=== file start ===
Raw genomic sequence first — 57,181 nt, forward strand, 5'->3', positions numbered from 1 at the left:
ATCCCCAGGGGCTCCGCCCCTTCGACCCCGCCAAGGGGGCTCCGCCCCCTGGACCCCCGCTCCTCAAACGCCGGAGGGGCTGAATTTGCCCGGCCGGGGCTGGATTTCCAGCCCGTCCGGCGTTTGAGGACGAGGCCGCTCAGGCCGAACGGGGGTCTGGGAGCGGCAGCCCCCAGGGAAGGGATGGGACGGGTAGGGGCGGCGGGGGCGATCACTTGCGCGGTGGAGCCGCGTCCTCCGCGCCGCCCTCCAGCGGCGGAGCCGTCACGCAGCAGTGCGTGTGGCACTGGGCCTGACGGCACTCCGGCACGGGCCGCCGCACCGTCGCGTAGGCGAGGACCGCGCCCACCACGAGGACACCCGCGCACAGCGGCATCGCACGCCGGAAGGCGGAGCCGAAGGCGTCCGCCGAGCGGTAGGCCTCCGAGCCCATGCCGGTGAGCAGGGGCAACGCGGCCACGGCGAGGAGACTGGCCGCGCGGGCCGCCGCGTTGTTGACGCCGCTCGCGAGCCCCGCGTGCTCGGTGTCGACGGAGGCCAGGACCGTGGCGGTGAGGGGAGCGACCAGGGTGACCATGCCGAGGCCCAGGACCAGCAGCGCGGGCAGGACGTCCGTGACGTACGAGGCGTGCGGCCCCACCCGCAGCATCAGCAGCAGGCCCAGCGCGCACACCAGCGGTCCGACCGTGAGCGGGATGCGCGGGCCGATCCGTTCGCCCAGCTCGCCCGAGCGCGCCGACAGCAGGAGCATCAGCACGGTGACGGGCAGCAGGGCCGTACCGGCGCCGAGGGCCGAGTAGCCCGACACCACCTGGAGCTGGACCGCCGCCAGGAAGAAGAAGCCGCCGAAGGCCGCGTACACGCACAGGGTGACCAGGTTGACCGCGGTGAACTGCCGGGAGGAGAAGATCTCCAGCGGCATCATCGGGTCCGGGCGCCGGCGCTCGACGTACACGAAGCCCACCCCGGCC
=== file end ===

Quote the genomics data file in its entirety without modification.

Raw genomic sequence first — 57,181 nt, forward strand, 5'->3', positions numbered from 1 at the left:
ATCCCCAGGGGCTCCGCCCCTTCGACCCCGCCAAGGGGGCTCCGCCCCCTGGACCCCCGCTCCTCAAACGCCGGAGGGGCTGAATTTGCCCGGCCGGGGCTGGATTTCCAGCCCGTCCGGCGTTTGAGGACGAGGCCGCTCAGGCCGAACGGGGGTCTGGGAGCGGCAGCCCCCAGGGAAGGGATGGGACGGGTAGGGGCGGCGGGGGCGATCACTTGCGCGGTGGAGCCGCGTCCTCCGCGCCGCCCTCCAGCGGCGGAGCCGTCACGCAGCAGTGCGTGTGGCACTGGGCCTGACGGCACTCCGGCACGGGCCGCCGCACCGTCGCGTAGGCGAGGACCGCGCCCACCACGAGGACACCCGCGCACAGCGGCATCGCACGCCGGAAGGCGGAGCCGAAGGCGTCCGCCGAGCGGTAGGCCTCCGAGCCCATGCCGGTGAGCAGGGGCAACGCGGCCACGGCGAGGAGACTGGCCGCGCGGGCCGCCGCGTTGTTGACGCCGCTCGCGAGCCCCGCGTGCTCGGTGTCGACGGAGGCCAGGACCGTGGCGGTGAGGGGAGCGACCAGGGTGACCATGCCGAGGCCCAGGACCAGCAGCGCGGGCAGGACGTCCGTGACGTACGAGGCGTGCGGCCCCACCCGCAGCATCAGCAGCAGGCCCAGCGCGCACACCAGCGGTCCGACCGTGAGCGGGATGCGCGGGCCGATCCGTTCGCCCAGCTCGCCCGAGCGCGCCGACAGCAGGAGCATCAGCACGGTGACGGGCAGCAGGGCCGTACCGGCGCCGAGGGCCGAGTAGCCCGACACCACCTGGAGCTGGACCGCCGCCAGGAAGAAGAAGCCGCCGAAGGCCGCGTACACGCACAGGGTGACCAGGTTGACCGCGGTGAACTGCCGGGAGGAGAAGATCTCCAGCGGCATCATCGGGTCCGGGCGCCGGCGCTCGACGTACACGAAGCCCACCCCGGCC